Wikipedia defines computer memory as:
In computing, memory refers to the physical devices used to store programs (sequences of instructions) or data (e.g. program state information) on a temporary or permanent basis for use in a computer or other digital electronic device. The term primary memory is used for the information in physical systems which are fast (i.e. RAM), as a distinction from secondary memory, which are physical devices for program and data storage which are slow to access but offer higher memory capacity. Primary memory stored on secondary memory is called “virtual memory“.
The term “storage” is often (but not always) used in separate computers of traditional secondary memory such as tape, magnetic disks and optical discs (CD-ROM and DVD-ROM). The term “memory” is often (but not always) associated with addressable semiconductor memory, i.e. integrated circuits consisting of silicon-based transistors, used for example as primary memory but also other purposes in computers and other digital electronic devices.
To a computer program like a DBMS, memory is a resource allocated using commands like malloc() and calloc(). Note that these commands allocate primary memory using the definition above. From this you should conclude that an in-memory DBMS (IMDB) is a system that puts all of its data into memory allocated by the database program.
In their announcements this week Oracle states (here) that Exadata 3 is an in-memory database machine and Larry Ellison said. “Everything is in memory. All of your databases are in-memory. You virtually never use your disk drives. Disk drives are becoming passe. They’re good at storing images and a lot of data we don’t access very often.”
But their definition of in-memory includes SSD devices that are not directly addressable by the DBMS. In fact they use 22TB of SSDs and 4TB of DRAM. The SSDs are a cache sitting between the DBMS and disk storage. They are storage according to Wikipedia.
Exadata 3 is not an in-memory database machine. It takes more than lots of hardware to make a DBMS an in-memory DBMS.
Oracle is spewing marketing, not architecture.
5 thoughts on “Exadata 3 as an In-Memory Database (IMDB)”
Will the impact on performance be factored based on the latency of the SSD and the bottleneck issues of the controller? I suppose the estimated impact will vary based on configuration but any ideas about how an SSD based system compared to a DBMS that accesses all data in addressable space?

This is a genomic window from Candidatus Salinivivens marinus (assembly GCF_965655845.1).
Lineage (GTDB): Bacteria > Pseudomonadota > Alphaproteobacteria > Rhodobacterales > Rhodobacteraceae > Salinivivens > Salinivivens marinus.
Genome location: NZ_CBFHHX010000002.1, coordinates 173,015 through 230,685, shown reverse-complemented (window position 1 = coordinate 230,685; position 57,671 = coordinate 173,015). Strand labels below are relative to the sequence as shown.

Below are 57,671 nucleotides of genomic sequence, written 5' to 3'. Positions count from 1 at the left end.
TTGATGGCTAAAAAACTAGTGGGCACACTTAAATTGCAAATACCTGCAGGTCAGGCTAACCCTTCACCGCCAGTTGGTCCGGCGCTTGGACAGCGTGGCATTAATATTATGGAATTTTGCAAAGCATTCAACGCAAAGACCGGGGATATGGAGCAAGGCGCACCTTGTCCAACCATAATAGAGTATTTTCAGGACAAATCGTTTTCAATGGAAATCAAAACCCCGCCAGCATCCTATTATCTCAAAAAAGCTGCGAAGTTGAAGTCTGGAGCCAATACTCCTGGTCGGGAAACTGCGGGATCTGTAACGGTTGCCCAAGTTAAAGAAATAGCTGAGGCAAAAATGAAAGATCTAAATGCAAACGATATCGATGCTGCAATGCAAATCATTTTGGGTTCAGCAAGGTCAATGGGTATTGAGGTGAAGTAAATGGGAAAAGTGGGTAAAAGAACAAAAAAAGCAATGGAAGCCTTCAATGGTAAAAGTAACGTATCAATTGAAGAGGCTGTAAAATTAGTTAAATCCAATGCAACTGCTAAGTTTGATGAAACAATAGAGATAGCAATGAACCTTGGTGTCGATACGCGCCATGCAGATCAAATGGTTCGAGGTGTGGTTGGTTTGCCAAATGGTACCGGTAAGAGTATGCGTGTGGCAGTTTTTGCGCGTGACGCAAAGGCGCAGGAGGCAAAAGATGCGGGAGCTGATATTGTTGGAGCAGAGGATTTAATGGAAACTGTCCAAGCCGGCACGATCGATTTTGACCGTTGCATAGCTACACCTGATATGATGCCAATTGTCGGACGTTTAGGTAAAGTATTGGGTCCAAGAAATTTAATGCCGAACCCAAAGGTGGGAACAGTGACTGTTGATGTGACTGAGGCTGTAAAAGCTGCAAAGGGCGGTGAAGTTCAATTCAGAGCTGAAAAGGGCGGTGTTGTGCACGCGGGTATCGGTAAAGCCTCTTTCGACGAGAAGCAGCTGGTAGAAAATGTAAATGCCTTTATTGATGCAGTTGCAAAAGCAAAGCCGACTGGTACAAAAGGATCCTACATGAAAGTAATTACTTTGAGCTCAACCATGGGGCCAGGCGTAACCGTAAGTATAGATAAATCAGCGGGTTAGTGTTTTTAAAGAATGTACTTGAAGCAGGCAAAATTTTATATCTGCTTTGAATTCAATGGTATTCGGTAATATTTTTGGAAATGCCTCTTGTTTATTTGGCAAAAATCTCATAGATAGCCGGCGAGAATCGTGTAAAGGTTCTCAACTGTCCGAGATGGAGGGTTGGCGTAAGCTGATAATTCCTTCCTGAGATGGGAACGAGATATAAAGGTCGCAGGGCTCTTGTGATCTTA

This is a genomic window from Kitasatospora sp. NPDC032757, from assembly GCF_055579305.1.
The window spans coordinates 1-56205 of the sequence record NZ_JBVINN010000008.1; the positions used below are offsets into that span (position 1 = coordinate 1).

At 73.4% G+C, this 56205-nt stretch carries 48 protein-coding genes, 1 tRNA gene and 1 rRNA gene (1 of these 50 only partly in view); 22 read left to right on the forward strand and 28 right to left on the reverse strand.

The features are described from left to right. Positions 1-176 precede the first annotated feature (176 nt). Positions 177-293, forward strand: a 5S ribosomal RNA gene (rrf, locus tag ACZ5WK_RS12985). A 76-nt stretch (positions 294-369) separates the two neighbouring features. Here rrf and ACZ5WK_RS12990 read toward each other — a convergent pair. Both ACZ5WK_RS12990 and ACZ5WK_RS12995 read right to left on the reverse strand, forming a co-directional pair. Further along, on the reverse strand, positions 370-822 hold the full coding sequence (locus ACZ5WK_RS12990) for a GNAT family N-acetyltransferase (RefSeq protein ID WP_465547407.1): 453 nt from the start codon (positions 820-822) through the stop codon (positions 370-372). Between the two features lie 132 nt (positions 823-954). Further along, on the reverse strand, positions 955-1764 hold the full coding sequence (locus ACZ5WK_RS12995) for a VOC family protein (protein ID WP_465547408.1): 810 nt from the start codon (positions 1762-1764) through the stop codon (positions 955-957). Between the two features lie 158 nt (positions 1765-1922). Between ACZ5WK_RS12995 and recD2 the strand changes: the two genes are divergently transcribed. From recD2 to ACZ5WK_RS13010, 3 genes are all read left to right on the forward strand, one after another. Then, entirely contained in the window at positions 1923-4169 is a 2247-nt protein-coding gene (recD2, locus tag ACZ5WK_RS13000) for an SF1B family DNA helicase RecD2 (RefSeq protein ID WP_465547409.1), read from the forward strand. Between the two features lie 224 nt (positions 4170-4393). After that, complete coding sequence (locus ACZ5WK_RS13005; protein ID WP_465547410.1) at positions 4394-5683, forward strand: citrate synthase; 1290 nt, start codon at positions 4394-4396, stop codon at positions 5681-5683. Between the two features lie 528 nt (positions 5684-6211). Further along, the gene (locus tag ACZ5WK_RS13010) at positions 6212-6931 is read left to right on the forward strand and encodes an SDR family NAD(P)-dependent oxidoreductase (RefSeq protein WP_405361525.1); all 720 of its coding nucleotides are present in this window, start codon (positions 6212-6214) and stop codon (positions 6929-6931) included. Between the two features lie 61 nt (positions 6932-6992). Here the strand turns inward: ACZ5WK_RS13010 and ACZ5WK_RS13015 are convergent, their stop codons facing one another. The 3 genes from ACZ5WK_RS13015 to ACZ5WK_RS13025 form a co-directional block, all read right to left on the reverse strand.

I believe that the Exadata 3 implementation talks to the SSD via PCI-E… no disk controller. This is a nice advance provided by Fujitsu. But the Oracle hype suggests a 10X-20X performance boost… and that includes the boost from faster processors… so there has to be a bottleneck somewhere, Nick. If you assume that Oracle has hyped the numbers then 10X plus-or-minus is not enough based on the speed of SSD.
If the SSD cache is on the storage side, as opposed to the RAC side, then the bottleneck is described here. Watch both videos. I love this link and promote it whenever I can. Anyone considering Exadata or competing with Exadata should see these… they speak the truth.
Rob – Thanks for making an important distinction. in-Memory really does mean the chips that right sit next to the CPU’s. One further note – checking the F40 spec it seems the PCI-E flash card used for Exadata flash cache has an LSI SAS controller which connects to four SSD drives. There is still a disk controller between the SSD and the CPU’s so we are back to the original point that the SSD is a buffer between the CPU’s and the disks. Also, reviewing the storage node specs for X3 show that the SSD aka Flash Cache is on the Storage side as opposed to the RAC side. So now we have to traverse a RAC side bus to the Infiniband controller, across the Inifiniband crossbar, onto the Storage side Inifinband controller, then (assume DMA) the SSD controller on the F40 and finally you have acess to the bits you need. Last I checked you couldn’t malloc() those bits!
Hey, Nick and Rob. Nice to see names from the past! Rob, a couple of thoughts. Oracle actually make the distinction between flash cache (PCI connected) and SSD involves a controller. The implication is that flash cache is much faster. But it is not that simple. However you deploy flash technology it is only part of a larger systems architecture. Note that Exadata’s flash cache is sitting on the Exadata cells with most of the database logic/functionality sitting across the Infiniband in the database nodes. Furthemore, how many IOPs can the processors in the Exadata cells consume? Has I/O been the bottleneck, even with the flash cache they already had on the Exadata system? BTW, I agree that this is convenient blurring of definitions for the sake of Oracle marketing. But does that tactic surprise anyone? I would hope that actual customers and prospects are not that gullible.
Hi Dan… nice to hear from you. You are right to point out that I said “SSD” when I meant “flash” below.
Have a look at the link in my response to Nick… you’ll see in those videos the impact of the split between the database engine and the storage. For lots of good reasons database vendors are pushing query processing and analytics closer to the data. Exadata does very little processing on the data side… and the infiniband bridge between the two sides is a bottleneck when data has to cross (and data always has to cross).
Comments are closed.